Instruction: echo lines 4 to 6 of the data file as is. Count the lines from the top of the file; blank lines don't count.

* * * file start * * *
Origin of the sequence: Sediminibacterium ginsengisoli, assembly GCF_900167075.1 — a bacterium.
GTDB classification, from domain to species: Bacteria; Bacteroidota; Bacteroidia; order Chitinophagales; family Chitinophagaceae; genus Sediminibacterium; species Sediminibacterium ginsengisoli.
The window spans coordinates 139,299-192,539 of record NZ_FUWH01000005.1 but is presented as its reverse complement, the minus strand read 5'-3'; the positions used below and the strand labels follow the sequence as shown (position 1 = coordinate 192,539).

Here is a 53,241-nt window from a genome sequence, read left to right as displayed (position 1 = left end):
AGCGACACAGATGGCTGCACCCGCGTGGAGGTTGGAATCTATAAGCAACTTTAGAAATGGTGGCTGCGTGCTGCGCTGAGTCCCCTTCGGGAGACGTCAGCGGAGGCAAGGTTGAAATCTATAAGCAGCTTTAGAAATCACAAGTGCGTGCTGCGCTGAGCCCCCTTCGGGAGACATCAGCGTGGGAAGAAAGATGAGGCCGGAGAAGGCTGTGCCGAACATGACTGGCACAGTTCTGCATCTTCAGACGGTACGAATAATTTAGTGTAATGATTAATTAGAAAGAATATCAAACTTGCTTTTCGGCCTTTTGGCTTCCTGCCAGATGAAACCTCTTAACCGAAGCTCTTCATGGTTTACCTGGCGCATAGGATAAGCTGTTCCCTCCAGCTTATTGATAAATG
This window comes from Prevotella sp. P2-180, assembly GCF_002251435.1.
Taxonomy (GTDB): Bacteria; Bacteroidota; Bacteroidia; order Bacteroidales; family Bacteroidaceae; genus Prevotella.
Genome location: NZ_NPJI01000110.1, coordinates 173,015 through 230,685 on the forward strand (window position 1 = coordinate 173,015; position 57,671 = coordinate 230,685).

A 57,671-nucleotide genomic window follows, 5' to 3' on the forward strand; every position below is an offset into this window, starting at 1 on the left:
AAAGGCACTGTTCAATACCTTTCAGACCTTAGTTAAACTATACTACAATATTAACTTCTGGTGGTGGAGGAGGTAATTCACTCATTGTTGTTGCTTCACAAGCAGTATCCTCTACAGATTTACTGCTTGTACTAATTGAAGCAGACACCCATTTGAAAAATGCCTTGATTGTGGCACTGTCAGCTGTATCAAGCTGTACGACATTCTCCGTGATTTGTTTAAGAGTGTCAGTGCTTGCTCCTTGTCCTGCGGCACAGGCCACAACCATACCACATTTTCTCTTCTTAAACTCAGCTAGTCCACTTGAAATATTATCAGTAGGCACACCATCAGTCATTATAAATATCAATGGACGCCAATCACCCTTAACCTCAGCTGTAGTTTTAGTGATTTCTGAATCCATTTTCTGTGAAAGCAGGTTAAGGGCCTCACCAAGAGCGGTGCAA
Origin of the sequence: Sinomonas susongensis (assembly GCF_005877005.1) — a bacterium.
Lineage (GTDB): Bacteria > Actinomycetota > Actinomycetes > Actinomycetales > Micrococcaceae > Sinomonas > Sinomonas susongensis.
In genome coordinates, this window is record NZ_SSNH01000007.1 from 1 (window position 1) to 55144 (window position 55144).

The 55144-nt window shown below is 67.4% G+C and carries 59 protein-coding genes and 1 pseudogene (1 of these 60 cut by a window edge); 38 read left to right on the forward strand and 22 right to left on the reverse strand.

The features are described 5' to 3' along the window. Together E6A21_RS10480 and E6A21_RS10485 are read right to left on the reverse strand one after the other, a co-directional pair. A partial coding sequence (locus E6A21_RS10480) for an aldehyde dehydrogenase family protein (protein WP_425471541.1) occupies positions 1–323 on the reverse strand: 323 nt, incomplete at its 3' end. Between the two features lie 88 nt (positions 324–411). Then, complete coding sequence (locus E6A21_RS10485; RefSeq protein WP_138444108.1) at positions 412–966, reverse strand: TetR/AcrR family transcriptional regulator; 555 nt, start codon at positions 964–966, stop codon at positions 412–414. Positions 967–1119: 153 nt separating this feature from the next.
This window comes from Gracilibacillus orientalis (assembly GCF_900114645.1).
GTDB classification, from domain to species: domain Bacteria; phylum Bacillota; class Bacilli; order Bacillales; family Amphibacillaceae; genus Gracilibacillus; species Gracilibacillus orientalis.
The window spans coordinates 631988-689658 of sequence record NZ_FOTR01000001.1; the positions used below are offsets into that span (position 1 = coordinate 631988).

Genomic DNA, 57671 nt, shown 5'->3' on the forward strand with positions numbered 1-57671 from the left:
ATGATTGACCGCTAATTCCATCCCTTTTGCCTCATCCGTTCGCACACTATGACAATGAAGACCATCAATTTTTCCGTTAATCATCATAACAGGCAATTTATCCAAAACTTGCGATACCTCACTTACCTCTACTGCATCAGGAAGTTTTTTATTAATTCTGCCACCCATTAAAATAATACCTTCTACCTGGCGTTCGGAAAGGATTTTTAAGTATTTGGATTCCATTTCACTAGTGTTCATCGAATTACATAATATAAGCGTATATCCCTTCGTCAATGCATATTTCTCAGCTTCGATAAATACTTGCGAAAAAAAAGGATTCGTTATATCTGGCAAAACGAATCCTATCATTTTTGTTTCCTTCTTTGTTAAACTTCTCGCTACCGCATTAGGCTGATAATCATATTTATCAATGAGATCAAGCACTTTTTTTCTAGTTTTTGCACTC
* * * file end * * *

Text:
Here is a 53,241-nt window from a genome sequence, read left to right as displayed (position 1 = left end):
AGCGACACAGATGGCTGCACCCGCGTGGAGGTTGGAATCTATAAGCAACTTTAGAAATGGTGGCTGCGTGCTGCGCTGAGTCCCCTTCGGGAGACGTCAGCGGAGGCAAGGTTGAAATCTATAAGCAGCTTTAGAAATCACAAGTGCGTGCTGCGCTGAGCCCCCTTCGGGAGACATCAGCGTGGGAAGAAAGATGAGGCCGGAGAAGGCTGTGCCGAACATGACTGGCACAGTTCTGCATCTTCAGACGGTACGAATAATTTAGTGTAATGATTAATTAGAAAGAATATCAAACTTGCTTTTCGGCCTTTTGGCTTCCTGCCAGATGAAACCTCTTAACCGAAGCTCTTCATGGTTTACCTGGCGCATAGGATAAGCTGTTCCCTCCAGCTTATTGATAAATG
This window comes from Prevotella sp. P2-180, assembly GCF_002251435.1.